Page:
Ethiopian Prime Minister, Hailemariam Desalegn, has called on major stakeholders to assist the government to achieve a durable peace among the feuding parties in the Oromia and Somali regional states.
Clashes between members of the respective states have resulted in deaths and massive displacement on both sides.
Desalegn reiterated that federal security officers had been deployed to secure areas in the troubled spots. He was speaking at a meeting with community elders, tribal and religious leaders at his office on Saturday, the state owned Ethiopia News Agency reported.
“Main roads that cross the regional states will be guarded by the federal police; security forces of both regional states will withdraw from the conflicting areas in order to resolve the problem quickly,” he said.
He also stressed the need to bring perpetrators of the clashes to book. The Ethiopian Human Rights Commission had also been deployed to investigate rights violations in the conflict. Leaders of the respective states were also part of the said meeting.
Desalegn expressed deep sorrow over the loss of lives – according to sources 18 people had died as at Friday (September 15), he added that the Federal government was going to do all it takes to ensure that those displaced were also rehabilitated.
The leaders also pledged their commitment to help resolve the crisis. The official reason advanced for the crisis has been a border demarcation between the two regions which share over 1400km border.
Meanwhile, a prominent Ethiopian blogger has disclosed that members of the Oromo ethnic group were the worst affected by recent ethnic tensions – between the Oromia and Somali regional governments – in the country.
Daniel Berhane, who is also editor of the Horn Affairs news portal, wrote on his Facebook wall that he had received information pointing to the fact that ‘the displacement of Oromo residents is actually an eviction’.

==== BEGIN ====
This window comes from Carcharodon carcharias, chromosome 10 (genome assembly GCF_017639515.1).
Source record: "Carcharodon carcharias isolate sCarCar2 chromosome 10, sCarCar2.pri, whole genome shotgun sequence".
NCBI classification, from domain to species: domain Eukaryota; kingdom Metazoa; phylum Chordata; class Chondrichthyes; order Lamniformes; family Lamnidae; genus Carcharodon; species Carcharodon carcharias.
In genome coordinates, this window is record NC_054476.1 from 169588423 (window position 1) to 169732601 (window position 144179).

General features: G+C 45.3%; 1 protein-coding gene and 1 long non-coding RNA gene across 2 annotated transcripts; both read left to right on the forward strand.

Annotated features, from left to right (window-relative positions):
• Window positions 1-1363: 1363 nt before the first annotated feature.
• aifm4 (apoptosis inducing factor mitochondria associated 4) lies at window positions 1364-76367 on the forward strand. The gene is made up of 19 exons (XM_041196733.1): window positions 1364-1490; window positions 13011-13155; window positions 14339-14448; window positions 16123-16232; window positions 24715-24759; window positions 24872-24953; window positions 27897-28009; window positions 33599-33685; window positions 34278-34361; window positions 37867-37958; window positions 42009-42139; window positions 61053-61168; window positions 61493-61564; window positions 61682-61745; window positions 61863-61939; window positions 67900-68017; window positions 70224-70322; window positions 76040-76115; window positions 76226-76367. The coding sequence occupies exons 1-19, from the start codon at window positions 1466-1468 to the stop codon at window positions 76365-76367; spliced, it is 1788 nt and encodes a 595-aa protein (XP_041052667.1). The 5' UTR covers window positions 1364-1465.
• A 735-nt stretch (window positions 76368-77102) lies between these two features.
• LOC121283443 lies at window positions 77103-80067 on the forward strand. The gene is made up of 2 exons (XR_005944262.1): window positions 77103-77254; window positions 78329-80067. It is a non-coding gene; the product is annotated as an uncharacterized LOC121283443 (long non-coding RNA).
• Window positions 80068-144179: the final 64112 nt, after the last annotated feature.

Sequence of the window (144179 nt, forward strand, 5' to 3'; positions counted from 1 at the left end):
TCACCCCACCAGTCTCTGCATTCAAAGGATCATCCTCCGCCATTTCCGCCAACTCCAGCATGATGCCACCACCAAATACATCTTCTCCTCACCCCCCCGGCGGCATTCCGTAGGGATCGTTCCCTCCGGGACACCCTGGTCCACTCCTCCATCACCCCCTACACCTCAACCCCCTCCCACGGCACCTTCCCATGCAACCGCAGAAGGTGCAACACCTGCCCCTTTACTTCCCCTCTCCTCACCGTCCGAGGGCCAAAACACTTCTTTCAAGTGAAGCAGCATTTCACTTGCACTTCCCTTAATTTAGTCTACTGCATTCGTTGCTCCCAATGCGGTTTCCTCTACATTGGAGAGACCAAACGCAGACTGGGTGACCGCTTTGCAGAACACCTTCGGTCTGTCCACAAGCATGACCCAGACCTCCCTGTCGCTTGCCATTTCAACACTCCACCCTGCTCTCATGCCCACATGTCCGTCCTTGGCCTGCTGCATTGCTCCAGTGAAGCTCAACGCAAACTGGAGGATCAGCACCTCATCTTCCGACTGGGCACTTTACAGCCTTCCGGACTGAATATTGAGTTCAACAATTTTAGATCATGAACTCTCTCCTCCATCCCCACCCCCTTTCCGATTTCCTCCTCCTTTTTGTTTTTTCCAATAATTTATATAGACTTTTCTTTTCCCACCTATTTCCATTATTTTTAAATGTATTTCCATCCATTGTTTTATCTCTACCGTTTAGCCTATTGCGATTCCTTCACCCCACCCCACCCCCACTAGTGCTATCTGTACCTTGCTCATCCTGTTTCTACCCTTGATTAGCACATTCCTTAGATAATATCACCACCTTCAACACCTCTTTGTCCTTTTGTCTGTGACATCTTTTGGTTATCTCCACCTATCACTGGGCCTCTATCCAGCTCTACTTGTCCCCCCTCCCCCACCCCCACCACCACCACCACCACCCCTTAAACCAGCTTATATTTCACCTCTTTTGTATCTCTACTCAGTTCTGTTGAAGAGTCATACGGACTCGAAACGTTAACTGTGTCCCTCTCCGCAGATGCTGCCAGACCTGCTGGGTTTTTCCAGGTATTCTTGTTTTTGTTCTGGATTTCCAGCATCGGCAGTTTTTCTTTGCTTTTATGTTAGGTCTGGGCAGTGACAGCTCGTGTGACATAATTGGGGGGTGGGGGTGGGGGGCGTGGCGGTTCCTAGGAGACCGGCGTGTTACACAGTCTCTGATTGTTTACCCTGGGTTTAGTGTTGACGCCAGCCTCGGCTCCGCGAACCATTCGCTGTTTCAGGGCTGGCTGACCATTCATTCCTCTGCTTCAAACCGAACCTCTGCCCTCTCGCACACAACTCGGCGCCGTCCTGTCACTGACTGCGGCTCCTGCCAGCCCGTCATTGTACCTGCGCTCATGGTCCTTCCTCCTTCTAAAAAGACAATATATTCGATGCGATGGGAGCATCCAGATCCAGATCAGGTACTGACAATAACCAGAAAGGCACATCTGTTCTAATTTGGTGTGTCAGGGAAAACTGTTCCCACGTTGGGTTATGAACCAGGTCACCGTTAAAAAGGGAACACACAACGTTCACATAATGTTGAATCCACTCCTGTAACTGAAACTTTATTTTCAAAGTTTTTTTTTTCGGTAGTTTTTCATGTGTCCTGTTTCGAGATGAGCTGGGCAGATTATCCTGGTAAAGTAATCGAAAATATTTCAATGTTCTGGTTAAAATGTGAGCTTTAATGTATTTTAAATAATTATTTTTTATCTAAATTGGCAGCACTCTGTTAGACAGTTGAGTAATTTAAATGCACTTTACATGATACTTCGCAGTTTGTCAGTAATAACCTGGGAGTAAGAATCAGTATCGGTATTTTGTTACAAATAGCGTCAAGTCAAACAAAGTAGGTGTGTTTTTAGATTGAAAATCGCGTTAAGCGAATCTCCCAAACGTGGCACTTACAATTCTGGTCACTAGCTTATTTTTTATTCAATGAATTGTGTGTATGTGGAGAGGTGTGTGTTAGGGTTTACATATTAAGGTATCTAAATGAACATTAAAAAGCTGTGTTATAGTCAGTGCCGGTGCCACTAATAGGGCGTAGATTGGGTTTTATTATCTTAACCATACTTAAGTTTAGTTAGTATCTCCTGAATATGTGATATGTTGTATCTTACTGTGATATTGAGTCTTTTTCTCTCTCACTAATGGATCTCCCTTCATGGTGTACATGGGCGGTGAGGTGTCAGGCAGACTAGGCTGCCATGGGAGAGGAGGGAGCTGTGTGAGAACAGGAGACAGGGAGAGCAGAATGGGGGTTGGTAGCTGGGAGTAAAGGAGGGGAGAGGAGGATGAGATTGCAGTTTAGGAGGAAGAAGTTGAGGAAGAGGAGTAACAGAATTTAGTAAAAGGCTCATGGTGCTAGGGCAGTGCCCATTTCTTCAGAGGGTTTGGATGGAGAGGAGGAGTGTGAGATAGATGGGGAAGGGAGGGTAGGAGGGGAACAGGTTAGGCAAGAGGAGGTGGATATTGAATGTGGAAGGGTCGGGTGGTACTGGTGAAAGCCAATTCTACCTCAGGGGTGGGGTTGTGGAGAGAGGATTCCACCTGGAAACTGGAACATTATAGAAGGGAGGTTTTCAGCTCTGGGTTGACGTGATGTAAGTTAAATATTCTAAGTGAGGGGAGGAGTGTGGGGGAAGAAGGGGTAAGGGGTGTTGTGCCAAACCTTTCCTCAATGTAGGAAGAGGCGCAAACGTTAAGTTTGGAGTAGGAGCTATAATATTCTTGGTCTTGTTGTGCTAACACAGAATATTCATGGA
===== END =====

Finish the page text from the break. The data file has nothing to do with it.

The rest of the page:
He cited sources close to the Somali side and persons he described as ‘third parties’ for the information. “Somali region government must be stopped from further violation of rights. Now!” he stressed.
He had earlier reported in a story on Horn Affairs, that about 50,000 people had been displaced by the fighting which started earlier this month but escalated last week after murders on both sides. About 48,000 are currently sheltered in three locations, he added.
He, however, clarified that some Somalis were also affected by the evictions.
“The eviction includes members of Somali Jarso clan, some of whom voted in favor of Oromia in the 2004 referendum.”
The referendum in question is one that moved to solve a lingering border demarcation issue between the Oromia and Somali regional states. It allowed residents along their common border to vote which state they wanted to belong to.
Results indicated that Oromia won about 80% of the disputed areas but implementation of the referendum results has yet to be firmed up.
A reason advanced by most watchers being that most residents are pastoralists or farmers hence making the demarcation difficult especially in the light of territorial and resource competition. The two share a border that is about 1,400 km long. They are also the biggest states in terms of area.
Oromo activists, however, are adamant that Addis Ababa was fueling the recent violence through a notorious paramilitary force known as the ‘Liyu Police.’ The force are said to have the backing of the Somali regional state and are deliberately fomenting the crisis to give Oromia a bad name.
The respective state governments have traded blame about the main cause of the recent clashes despite signing a peace pact in April 2017. The Federal government has moved in with the Army in efforts aimed at bringing peace.
Prime Minister, Hailemariam Desalegn on Saturday met with presidents of the feuding governments and other stakeholders with the view of finding a lasting solution to the volatile security situation.